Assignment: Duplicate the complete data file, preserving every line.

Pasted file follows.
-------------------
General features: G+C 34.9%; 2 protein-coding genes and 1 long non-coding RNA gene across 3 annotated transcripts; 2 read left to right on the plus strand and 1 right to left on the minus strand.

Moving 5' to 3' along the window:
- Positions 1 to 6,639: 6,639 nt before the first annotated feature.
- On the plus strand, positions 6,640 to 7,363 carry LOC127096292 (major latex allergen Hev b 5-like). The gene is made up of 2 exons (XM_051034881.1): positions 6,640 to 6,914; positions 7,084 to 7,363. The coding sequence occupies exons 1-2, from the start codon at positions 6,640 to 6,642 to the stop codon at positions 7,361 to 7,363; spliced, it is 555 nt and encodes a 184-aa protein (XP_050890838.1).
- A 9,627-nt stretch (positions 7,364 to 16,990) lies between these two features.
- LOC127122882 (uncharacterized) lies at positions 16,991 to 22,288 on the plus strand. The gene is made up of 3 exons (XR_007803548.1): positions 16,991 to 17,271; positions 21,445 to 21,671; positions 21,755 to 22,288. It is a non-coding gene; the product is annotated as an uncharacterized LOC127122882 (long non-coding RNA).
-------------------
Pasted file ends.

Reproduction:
General features: G+C 34.9%; 2 protein-coding genes and 1 long non-coding RNA gene across 3 annotated transcripts; 2 read left to right on the plus strand and 1 right to left on the minus strand.

Moving 5' to 3' along the window:
- Positions 1 to 6,639: 6,639 nt before the first annotated feature.
- On the plus strand, positions 6,640 to 7,363 carry LOC127096292 (major latex allergen Hev b 5-like). The gene is made up of 2 exons (XM_051034881.1): positions 6,640 to 6,914; positions 7,084 to 7,363. The coding sequence occupies exons 1-2, from the start codon at positions 6,640 to 6,642 to the stop codon at positions 7,361 to 7,363; spliced, it is 555 nt and encodes a 184-aa protein (XP_050890838.1).
- A 9,627-nt stretch (positions 7,364 to 16,990) lies between these two features.
- LOC127122882 (uncharacterized) lies at positions 16,991 to 22,288 on the plus strand. The gene is made up of 3 exons (XR_007803548.1): positions 16,991 to 17,271; positions 21,445 to 21,671; positions 21,755 to 22,288. It is a non-coding gene; the product is annotated as an uncharacterized LOC127122882 (long non-coding RNA).